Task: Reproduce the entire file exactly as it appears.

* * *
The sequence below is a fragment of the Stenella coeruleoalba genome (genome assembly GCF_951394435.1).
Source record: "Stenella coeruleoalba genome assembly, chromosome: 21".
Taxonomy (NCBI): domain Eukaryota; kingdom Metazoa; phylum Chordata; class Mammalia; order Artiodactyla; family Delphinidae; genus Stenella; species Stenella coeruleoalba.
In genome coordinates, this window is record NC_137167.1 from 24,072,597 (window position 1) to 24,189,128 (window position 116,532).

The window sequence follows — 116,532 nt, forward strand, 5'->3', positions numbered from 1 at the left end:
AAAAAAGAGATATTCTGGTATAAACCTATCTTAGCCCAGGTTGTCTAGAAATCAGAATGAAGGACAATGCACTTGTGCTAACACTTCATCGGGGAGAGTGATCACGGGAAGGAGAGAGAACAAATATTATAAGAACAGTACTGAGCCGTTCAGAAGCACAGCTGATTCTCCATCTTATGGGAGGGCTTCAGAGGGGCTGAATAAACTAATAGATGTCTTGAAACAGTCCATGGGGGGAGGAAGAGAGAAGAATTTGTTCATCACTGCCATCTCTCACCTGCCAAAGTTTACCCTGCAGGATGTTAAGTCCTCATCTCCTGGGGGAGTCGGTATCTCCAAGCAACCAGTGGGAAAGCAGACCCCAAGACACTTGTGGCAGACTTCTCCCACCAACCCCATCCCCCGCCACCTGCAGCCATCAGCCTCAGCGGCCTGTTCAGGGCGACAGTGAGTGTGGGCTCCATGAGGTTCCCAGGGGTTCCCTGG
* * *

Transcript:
The sequence below is a fragment of the Stenella coeruleoalba genome (genome assembly GCF_951394435.1).
Source record: "Stenella coeruleoalba genome assembly, chromosome: 21".
Taxonomy (NCBI): domain Eukaryota; kingdom Metazoa; phylum Chordata; class Mammalia; order Artiodactyla; family Delphinidae; genus Stenella; species Stenella coeruleoalba.
In genome coordinates, this window is record NC_137167.1 from 24,072,597 (window position 1) to 24,189,128 (window position 116,532).

The window sequence follows — 116,532 nt, forward strand, 5'->3', positions numbered from 1 at the left end:
AAAAAAGAGATATTCTGGTATAAACCTATCTTAGCCCAGGTTGTCTAGAAATCAGAATGAAGGACAATGCACTTGTGCTAACACTTCATCGGGGAGAGTGATCACGGGAAGGAGAGAGAACAAATATTATAAGAACAGTACTGAGCCGTTCAGAAGCACAGCTGATTCTCCATCTTATGGGAGGGCTTCAGAGGGGCTGAATAAACTAATAGATGTCTTGAAACAGTCCATGGGGGGAGGAAGAGAGAAGAATTTGTTCATCACTGCCATCTCTCACCTGCCAAAGTTTACCCTGCAGGATGTTAAGTCCTCATCTCCTGGGGGAGTCGGTATCTCCAAGCAACCAGTGGGAAAGCAGACCCCAAGACACTTGTGGCAGACTTCTCCCACCAACCCCATCCCCCGCCACCTGCAGCCATCAGCCTCAGCGGCCTGTTCAGGGCGACAGTGAGTGTGGGCTCCATGAGGTTCCCAGGGGTTCCCTGG